What is a walk? It’s a stroll. It’s putting your feet one in front of the other. Your mind may be somewhere else and you’re just moving.
The purpose of a walk is to move, right? To advance or travel on foot at a moderate speed or pace. That’s the whole purpose of it.
It’s not to explore, it’s not to have fun, it’s to get from Point A to Point B. That’s what you do when you walk someplace.
So if I am not about to do a nature walk, then what do we do?
We don’t go on nature walks.
We go on adventures.
At a nature walk information is being lectured by the person leading the walk by the guide.
It’s not being discovered.
I have visions of a man wearing khaki shorts with binoculars and lifting those binoculars to his eyes while saying, “What ho! A rare black bellied whistling duck! Jolly good.”
Nope, not for me.
Adventures all the way.
We pretend we’re in the movie Swiss Family Robinson and we have to belly crawl up to the top of the hill so we can look out over the landscape and see where the pirates are coming up after us.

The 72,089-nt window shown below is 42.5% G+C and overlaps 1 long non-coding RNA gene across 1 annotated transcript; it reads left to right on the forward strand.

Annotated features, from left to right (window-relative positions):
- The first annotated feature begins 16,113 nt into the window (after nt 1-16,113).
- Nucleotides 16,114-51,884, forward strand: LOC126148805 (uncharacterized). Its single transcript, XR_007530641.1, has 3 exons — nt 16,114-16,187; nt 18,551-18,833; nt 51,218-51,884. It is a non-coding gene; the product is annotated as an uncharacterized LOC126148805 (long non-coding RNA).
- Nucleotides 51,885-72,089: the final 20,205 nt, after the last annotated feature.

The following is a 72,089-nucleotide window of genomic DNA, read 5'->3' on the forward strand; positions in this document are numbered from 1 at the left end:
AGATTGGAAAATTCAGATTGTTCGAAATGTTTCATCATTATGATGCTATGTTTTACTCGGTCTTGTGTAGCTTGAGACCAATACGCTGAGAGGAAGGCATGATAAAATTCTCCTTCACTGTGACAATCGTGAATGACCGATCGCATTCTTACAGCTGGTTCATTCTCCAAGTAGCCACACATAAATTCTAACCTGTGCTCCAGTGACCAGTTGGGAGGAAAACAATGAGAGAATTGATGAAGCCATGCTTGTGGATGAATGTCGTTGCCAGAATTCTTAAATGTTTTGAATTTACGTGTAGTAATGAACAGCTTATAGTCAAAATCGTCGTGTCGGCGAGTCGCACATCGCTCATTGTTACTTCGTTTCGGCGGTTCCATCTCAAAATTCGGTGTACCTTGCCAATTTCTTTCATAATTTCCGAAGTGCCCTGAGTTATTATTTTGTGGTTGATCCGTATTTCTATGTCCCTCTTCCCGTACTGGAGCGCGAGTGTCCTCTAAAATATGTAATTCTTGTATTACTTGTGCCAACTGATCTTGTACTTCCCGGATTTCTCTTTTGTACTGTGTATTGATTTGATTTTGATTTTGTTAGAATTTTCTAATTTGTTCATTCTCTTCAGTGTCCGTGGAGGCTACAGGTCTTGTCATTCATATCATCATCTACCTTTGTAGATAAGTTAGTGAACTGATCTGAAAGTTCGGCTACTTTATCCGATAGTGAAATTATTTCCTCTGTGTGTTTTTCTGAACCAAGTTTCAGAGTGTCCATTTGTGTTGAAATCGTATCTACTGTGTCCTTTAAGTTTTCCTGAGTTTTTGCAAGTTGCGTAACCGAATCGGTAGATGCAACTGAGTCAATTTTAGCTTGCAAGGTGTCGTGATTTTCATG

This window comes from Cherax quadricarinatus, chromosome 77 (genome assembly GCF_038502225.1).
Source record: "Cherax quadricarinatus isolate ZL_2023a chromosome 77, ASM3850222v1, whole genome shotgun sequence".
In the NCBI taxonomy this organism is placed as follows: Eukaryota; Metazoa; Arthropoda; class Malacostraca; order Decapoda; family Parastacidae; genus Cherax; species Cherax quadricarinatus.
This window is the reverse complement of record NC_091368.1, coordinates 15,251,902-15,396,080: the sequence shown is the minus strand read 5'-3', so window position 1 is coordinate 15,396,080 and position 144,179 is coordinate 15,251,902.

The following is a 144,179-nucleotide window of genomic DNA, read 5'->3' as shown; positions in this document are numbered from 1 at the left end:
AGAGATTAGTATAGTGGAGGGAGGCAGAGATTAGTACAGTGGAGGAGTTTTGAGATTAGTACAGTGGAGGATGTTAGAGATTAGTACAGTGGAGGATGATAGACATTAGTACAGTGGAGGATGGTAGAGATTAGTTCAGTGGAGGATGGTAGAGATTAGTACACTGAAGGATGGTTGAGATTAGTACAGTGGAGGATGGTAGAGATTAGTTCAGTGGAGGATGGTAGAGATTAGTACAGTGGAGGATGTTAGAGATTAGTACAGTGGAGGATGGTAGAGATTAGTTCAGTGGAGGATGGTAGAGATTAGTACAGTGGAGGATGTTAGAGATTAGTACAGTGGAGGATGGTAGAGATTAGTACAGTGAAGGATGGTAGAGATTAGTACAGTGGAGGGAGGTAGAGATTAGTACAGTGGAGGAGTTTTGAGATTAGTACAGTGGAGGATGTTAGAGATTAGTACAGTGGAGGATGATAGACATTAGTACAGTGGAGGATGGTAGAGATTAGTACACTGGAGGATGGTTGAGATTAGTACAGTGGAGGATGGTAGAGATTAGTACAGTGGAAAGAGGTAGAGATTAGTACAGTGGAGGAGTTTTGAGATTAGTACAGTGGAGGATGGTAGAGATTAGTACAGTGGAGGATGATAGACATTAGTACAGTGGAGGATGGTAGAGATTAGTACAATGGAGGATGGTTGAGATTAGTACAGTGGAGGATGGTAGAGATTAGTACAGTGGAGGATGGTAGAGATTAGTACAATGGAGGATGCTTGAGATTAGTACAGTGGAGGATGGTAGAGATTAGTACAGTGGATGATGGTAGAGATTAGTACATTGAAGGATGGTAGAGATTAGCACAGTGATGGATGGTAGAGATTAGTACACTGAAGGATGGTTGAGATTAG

We stalk animals, we stalk pretend dragons. We go on quests to find elusive lizards. We see a bird or a mule deer or a desert cotton-tailed rabbit or a pterodactyl and we stop dead in our tracks.
And then we whisper, “Let’s go really really quiet now.”
And then we slowly, slowly, ever so slowly try to get closer.
We try to make no noise as we creep forward, slightly hunched over….
….putting our feet down deliberately but gently, one slow step at a time.
We pretend we’re in a Mission Impossible movie and we’re trapped behind enemy lines and we’re trying to get out.